Environmental issues are we all working to protect the environment in Vanuatu?
With the recent selection for one of ALAC’s Legal officers to attend a symposium centred around environment issues, we now ask “how well Vanuatu has done in the past two years”?
Given recent events that have come to the notice of Transparency Vanuatu, and which has been highlighted in both local newspapers or brought vocally to the attention of local residents, our environment track record is not that good.
How well are we protecting ALL the islands in Vanuatu?
Environment issues cover a wide range of the spectrum – climate change, forestry, coastal and marine areas, indigenous and human rights, biodiversity conservation, mining, pollution and contamination issues.
From a project undertaken for Transparency International by the Environment Science and Policy Workshop at the Columbia University, School of International and Public Affairs in 2006 they identified trends that characterized corruption with environmental issues, highlighting these areas:
• Environmental corruption is especially prevalent in countries where there is low economic development.
• Corruption is prevalent across a wide spectrum of political systems, yet it is most severe in countries with weak democracies
• Weaknesses in governance structures inhibit good governance and facilitate corruption in the environmental field.
• Monopolies, whether state controlled or controlled by a corporation, create opportunity for corruption within the economic sectors in the environmental field.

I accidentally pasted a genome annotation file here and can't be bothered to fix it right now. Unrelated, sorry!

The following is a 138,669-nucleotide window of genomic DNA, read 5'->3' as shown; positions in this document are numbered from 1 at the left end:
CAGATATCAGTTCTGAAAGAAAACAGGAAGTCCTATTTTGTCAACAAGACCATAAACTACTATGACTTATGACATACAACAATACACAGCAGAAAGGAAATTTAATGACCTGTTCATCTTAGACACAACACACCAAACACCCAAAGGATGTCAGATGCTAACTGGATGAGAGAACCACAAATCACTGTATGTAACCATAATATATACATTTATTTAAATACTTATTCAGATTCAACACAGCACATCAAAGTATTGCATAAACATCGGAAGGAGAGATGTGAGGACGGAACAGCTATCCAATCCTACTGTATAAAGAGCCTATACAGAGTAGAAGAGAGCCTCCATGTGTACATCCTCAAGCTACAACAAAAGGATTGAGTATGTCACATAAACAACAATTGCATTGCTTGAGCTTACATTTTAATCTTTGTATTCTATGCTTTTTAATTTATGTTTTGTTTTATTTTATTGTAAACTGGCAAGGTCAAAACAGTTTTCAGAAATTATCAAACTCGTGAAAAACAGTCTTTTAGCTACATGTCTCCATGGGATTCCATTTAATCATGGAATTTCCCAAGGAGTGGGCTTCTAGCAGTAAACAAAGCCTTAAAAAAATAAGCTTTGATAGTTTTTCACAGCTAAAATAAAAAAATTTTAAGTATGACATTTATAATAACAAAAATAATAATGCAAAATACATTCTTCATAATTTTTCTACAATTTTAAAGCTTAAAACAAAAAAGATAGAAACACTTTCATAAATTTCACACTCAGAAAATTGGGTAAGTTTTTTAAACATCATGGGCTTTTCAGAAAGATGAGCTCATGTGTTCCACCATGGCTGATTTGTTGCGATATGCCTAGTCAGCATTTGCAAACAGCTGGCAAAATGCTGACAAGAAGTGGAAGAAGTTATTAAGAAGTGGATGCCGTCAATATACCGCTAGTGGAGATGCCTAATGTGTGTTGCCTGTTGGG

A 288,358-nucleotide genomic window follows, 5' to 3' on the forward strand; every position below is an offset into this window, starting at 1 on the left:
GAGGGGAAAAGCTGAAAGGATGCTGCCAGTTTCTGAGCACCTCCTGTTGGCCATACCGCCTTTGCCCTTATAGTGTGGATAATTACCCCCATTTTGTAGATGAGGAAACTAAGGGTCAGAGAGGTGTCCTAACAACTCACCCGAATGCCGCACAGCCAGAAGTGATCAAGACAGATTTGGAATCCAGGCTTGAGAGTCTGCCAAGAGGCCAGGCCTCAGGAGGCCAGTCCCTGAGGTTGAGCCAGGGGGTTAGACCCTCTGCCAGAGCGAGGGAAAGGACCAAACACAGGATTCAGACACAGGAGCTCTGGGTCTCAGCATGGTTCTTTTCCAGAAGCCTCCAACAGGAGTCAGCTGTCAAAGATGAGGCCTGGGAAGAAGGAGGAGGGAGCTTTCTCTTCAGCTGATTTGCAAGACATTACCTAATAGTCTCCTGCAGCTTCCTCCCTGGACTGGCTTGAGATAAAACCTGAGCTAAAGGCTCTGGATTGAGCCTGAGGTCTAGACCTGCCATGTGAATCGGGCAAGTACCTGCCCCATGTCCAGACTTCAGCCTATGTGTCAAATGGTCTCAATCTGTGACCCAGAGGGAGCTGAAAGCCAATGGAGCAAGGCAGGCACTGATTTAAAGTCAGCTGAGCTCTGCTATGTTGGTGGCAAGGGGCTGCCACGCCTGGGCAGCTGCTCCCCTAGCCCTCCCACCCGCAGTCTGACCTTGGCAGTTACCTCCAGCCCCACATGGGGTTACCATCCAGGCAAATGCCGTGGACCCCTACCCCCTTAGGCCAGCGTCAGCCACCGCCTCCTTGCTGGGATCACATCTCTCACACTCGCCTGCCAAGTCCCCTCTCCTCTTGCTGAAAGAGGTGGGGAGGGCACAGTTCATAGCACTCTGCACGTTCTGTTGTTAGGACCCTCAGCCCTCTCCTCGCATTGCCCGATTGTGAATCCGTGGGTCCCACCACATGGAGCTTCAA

• The export partners of corrupt countries often exacerbate illegal activities which degrade the environment by providing the demand for natural resources.
• Countries that depend on the exploitation of their natural resources experience high levels of corruption, and hence poor environmental governance.
• The institutions and governments which provide economic assistance to developing nations, whether in the form of foreign direct investment or foreign aid, have the ability to influence behavior.
These trends above led to the following recommendations that Transparency International could consider to adopt as part of a future campaign against environmental corruption:
• Prioritize environmental initiatives that are preventative rather than reactive.
• Establish collaboration with organizations in the conservation sector.
• Expand TI’s existing information network to include accessible information on issues of corruption and environmental degradation.
• Expand “education”, TI’s seventh global priority, to encompass the environment.
These trends are very relevant to the issues currently being a focus of environmental issues in Vanuatu. Over the past two years, Transparency Vanuatu has been swamped with environmental issues: some covered -
(a) Residential Subdivision in Fres Wota South 2 where the residents who purchased their leasehold land sites only to find a Church, residence and additional buildings being planned on what was originally allocated as green space
(b) Residential Subdivision in Tagabe which had a change of lease from residential to commercial and what was originally a small batching plant is now a fully blown commercial concrete operation.
(c) Commercial Fishing development at Blacksands which has been allowed to progress down all building criteria without an EIA yet the building commenced without meeting valid requirements.
(d) Second Lagoon developments have seen indiscriminate developers block off waterways, killing plant life and destroying what was once a living lagoon.
(e) Incinerator Plant was quickly quashed by the voice of the public of Port Vila.
(f) Oil Slicks and Harbour spillages - these will be ongoing issues should correct procedures not be adopted to lessen oil spills as the boating traffic increases.
(g) ..plus many others
So using some of the information taken from our files and utilizing the information we have gained from Transparency International report of 2006 how can we progress to make our Environment Department in Vanuatu stronger so they can enforce the laws they are being provided with under new legislation.